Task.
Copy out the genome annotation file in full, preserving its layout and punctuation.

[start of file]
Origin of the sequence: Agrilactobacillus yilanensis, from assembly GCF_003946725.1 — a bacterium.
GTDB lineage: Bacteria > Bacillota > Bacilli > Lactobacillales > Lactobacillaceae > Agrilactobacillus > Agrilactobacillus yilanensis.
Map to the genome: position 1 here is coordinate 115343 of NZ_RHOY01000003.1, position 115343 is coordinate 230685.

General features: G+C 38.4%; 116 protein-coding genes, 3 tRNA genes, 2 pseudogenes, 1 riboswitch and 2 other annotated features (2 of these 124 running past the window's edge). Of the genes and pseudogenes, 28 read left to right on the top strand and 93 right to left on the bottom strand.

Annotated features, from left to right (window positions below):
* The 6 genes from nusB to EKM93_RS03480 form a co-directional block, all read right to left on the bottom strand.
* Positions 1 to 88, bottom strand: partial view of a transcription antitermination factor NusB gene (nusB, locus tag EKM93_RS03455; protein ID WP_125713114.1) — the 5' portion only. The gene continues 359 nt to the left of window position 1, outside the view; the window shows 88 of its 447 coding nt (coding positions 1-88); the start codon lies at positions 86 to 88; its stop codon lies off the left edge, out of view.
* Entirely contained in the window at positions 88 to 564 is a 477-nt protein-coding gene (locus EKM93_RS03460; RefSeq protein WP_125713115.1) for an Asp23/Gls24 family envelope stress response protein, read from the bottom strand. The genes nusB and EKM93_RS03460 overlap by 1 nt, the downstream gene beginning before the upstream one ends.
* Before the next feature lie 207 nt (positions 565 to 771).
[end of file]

Origin of the sequence: Agrilactobacillus yilanensis, from assembly GCF_003946725.1 — a bacterium.
GTDB lineage: Bacteria > Bacillota > Bacilli > Lactobacillales > Lactobacillaceae > Agrilactobacillus > Agrilactobacillus yilanensis.
Map to the genome: position 1 here is coordinate 115343 of NZ_RHOY01000003.1, position 115343 is coordinate 230685.

General features: G+C 38.4%; 116 protein-coding genes, 3 tRNA genes, 2 pseudogenes, 1 riboswitch and 2 other annotated features (2 of these 124 running past the window's edge). Of the genes and pseudogenes, 28 read left to right on the top strand and 93 right to left on the bottom strand.

Annotated features, from left to right (window positions below):
* The 6 genes from nusB to EKM93_RS03480 form a co-directional block, all read right to left on the bottom strand.
* Positions 1 to 88, bottom strand: partial view of a transcription antitermination factor NusB gene (nusB, locus tag EKM93_RS03455; protein ID WP_125713114.1) — the 5' portion only. The gene continues 359 nt to the left of window position 1, outside the view; the window shows 88 of its 447 coding nt (coding positions 1-88); the start codon lies at positions 86 to 88; its stop codon lies off the left edge, out of view.
* Entirely contained in the window at positions 88 to 564 is a 477-nt protein-coding gene (locus EKM93_RS03460; RefSeq protein WP_125713115.1) for an Asp23/Gls24 family envelope stress response protein, read from the bottom strand. The genes nusB and EKM93_RS03460 overlap by 1 nt, the downstream gene beginning before the upstream one ends.
* Before the next feature lie 207 nt (positions 565 to 771).